The reader may think that this is an allusion to a prominent Nazi official’s statement that “National Socialism is applied biology” but this is actually how the eugenicists themselves saw their work. For example, Leonard Darwin, in a paper submitted to the Second International Conference on Eugenics referred to biology and genetics as “the pure sciences on which the applied science of eugenics is based.” See Eugenics, Genetics, and the Family: Scientific Papers of the Second International Congress of Eugenics, 1921 (New York: Garland Publishing, 1985), 5. Similarly, an evolutionist who was prominent enough to be selected to give testimony at the ‘Scopes Monkey Trial,’ Horatio Hackett Newman, edited a book entitled Readings on Evolution, Genetics, and Eugenics, explicitly linking all three. He intended the book to serve as a textbook. In the Preface, he lays out the plan for the book and explains that eugenics is included because it is “genetics as applied to human improvement.” See: Horatio Hackett Newman, Readings in Evolution, Genetics, and Eugenics (Chicago: The University of Chicago Press, 1921, Reprinted 1924), vii.
 Jackson and Weidman, 109.
 Francis Galton, Inquiries into Human Faculty and Its Development (London: Macmillan and Co., 1883), 24-25.
 Francis Galton, “Eugenics: Its Definition, Scope, and Aims,” American Journal of Sociology, Vol. 10, No. 1 (July, 1904): 1, http://www.jstor.org/stable/2762125
 A Decade of Progress in Eugenics: Scientific Papers of the Third International Congress of Eugenics (Baltimore: The Williams & Wilkins Company, 1934), Front Matter.
 Francis Galton, Memories of My Life (London: Methuen & CO.,1908), 321.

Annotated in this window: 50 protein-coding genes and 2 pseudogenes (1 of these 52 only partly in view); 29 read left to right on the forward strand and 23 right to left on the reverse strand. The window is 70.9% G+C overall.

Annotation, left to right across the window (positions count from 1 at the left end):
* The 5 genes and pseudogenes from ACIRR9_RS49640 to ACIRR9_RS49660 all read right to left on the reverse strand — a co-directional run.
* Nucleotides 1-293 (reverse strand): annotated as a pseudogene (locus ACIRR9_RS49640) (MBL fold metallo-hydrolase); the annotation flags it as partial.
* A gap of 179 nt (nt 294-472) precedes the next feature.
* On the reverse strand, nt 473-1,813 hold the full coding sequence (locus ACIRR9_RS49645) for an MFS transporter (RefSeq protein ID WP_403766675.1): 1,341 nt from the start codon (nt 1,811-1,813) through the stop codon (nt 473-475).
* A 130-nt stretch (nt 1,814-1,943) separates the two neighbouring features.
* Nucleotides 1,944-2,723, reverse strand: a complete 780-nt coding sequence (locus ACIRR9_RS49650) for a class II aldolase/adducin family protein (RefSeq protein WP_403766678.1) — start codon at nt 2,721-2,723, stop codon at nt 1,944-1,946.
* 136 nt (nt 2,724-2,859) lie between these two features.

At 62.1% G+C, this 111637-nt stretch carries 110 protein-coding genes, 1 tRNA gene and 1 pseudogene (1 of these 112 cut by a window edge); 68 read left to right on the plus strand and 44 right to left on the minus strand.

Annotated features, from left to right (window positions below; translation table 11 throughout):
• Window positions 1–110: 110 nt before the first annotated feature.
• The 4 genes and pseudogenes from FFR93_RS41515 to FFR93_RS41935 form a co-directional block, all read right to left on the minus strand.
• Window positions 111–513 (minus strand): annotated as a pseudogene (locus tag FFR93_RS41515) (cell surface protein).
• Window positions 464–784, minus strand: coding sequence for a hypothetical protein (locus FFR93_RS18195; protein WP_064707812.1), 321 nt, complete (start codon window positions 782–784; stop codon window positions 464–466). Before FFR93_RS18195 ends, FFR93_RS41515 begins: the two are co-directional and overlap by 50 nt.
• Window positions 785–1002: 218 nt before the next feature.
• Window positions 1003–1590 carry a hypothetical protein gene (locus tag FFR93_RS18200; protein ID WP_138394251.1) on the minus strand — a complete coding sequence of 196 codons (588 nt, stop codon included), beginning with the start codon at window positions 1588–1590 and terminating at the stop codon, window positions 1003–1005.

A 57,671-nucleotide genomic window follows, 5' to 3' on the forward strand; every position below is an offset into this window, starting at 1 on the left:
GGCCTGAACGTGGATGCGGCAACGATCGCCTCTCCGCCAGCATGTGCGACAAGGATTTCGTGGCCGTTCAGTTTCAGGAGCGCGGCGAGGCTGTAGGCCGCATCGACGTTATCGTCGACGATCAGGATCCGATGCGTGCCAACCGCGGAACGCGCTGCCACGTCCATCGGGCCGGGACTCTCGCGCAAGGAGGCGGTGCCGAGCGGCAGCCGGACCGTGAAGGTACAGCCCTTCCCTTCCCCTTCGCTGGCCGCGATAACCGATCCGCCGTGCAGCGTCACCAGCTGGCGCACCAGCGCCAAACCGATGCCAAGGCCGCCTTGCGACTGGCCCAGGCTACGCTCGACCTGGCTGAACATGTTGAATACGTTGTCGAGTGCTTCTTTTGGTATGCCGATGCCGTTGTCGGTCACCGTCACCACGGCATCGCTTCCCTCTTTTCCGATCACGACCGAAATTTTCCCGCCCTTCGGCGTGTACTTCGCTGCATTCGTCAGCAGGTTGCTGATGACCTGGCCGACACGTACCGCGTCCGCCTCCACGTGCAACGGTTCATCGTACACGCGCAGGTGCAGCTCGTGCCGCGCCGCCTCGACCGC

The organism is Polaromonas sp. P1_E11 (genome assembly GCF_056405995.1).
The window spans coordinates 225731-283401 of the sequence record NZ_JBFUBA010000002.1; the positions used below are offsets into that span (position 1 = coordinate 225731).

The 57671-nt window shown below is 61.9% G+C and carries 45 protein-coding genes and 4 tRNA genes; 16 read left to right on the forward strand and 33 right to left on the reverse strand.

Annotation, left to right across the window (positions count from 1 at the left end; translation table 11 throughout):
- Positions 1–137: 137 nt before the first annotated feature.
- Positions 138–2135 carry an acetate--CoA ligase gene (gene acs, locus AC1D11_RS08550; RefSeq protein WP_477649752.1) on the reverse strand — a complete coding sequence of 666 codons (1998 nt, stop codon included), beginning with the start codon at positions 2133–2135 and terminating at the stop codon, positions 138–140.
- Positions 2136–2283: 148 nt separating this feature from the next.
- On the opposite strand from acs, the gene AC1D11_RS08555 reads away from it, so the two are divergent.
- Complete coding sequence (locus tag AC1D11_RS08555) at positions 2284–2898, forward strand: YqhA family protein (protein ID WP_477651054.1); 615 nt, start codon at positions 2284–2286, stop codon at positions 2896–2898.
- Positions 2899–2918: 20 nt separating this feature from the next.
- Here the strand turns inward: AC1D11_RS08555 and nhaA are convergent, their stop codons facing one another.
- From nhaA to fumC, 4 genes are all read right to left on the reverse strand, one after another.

Wikipedia, “Eugenics.” http://en.wikipedia.org/wiki/Eugenics (accessed March 5, 2014). Image URL= http://en.wikipedia.org/wiki/File:Eugenics_congress_logo.png (accessed March 5, 2014).
 Charles Davenport, Heredity in Relation to Eugenics (New York, NY: Henry Holt and Company, 1911), 1 .
 Paul A. Lombardo, ed. A Century of Eugenics in America: from the Indiana Experiment to the Human Genome Era (Bioethics and the Humanities) (Bloomington, IN: Indiana University Press, 2011), 6-7.
 A phrase from Leonard Darwin’s Presidential Address at the First International Conference of Eugenics on page 2, alluding to the fact that at the time of the conference, it was impossible to know what the results of their labors would be, but that just as advances in understanding the laws of weather allowed meteorologists to make increasingly more reliable forecasts, so too would increased understanding of the ‘unvarying laws’ of evolution.
 L. Darwin, First Eugenics Congress, 1.
 Ibid., 6. Emphasis added.
 Ibid., 1.
 Ibid., 3.
 A recent Masters dissertation by Birgit Arnold submitted in May, 2013 is titled “Let us Make Perfect Children: The Rhetorical Concept of Obligation in Eugenics Movements” discusses not just the evolutionary component of eugenics, but the fact that people believed society ought to “make perfect children” if it was in society’s power to do so.
 The definition he gave was, “Eugenics, or the social application of the science of biology.” See page 158 of the Papers of the First International Congress.
 His paper was titled “Eugenics, Selection and the Origin of Defects.” See page 158 of the Papers of the First International Congress.
 Ibid., 160.
 Ibid., 158.
 Peter J. Bowler, Evolution: The History of an Idea. 25th ed. (Berkeley: University of California Press, 2009), 299.